Magnetic nanoparticles (MNPs) are widely used to facilitate magnetic particle imaging (MPI) which has the potential to become the leading diagnostic instrument for biomedical imaging. This comparative study assesses the effects of changing iron content and excitation frequency on point-spread function (PSF) representing the effect of magnetization reversal. PSF is quantified by features of interest for MPI: i.e., drive field amplitude and full-width-at-half-maximum (FWHM). A superparamagnetic quantifier (SPaQ) is used to assess differential magnetic susceptibility of two commercially available MNPs: Synomag®-D50 and Synomag®-D70. For both MNPs, the signal output depends on increase in drive field frequency and amount of iron-oxide, which might be hampering the sensitivity of MPI systems that perform on higher frequencies. Nevertheless, there is a clear potential of Synomag®-D for a stable MPI resolution, especially in case of 70 nm version, that is independent of either drive field frequency or amount of iron-oxide.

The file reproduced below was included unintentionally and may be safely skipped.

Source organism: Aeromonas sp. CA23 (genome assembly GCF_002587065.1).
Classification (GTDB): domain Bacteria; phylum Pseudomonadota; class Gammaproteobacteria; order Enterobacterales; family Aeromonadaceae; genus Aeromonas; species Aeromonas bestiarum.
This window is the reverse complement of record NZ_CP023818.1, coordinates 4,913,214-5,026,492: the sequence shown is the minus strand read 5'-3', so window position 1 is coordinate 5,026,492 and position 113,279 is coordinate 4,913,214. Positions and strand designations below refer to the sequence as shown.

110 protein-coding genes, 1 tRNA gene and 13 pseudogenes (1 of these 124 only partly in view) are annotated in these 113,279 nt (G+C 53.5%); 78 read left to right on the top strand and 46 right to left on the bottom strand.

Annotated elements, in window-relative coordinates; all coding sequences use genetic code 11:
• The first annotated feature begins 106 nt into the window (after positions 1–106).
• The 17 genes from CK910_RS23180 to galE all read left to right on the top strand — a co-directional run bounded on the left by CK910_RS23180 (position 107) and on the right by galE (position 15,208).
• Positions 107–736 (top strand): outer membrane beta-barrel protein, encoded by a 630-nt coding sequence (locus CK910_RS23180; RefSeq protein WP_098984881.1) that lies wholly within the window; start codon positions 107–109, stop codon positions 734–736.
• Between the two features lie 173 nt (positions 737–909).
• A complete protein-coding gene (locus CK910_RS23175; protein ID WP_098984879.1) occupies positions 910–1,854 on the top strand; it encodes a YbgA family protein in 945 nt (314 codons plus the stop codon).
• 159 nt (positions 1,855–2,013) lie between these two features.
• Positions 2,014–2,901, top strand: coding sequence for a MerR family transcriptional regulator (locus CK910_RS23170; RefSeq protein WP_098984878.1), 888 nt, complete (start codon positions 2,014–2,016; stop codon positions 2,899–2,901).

Keywords: Magnetic nanoparticles, MNPs, Differential magnetic susceptibility, DMS, Magnetic particle imaging, MPI, magnetic relaxation, Synomag®-D.

Procedia APA BibTeX Chicago EndNote Harvard JSON MLA RIS XML ISO 690 PDF Downloads 347
3 Inulinase Immobilization on Functionalized Magnetic Nanoparticles Prepared with Soy Protein Isolate Conjugated Bovine Serum Albumin for High Fructose Syrup Production

Authors: Homa Torabizadeh, Mohaddeseh Mikani

Abstract: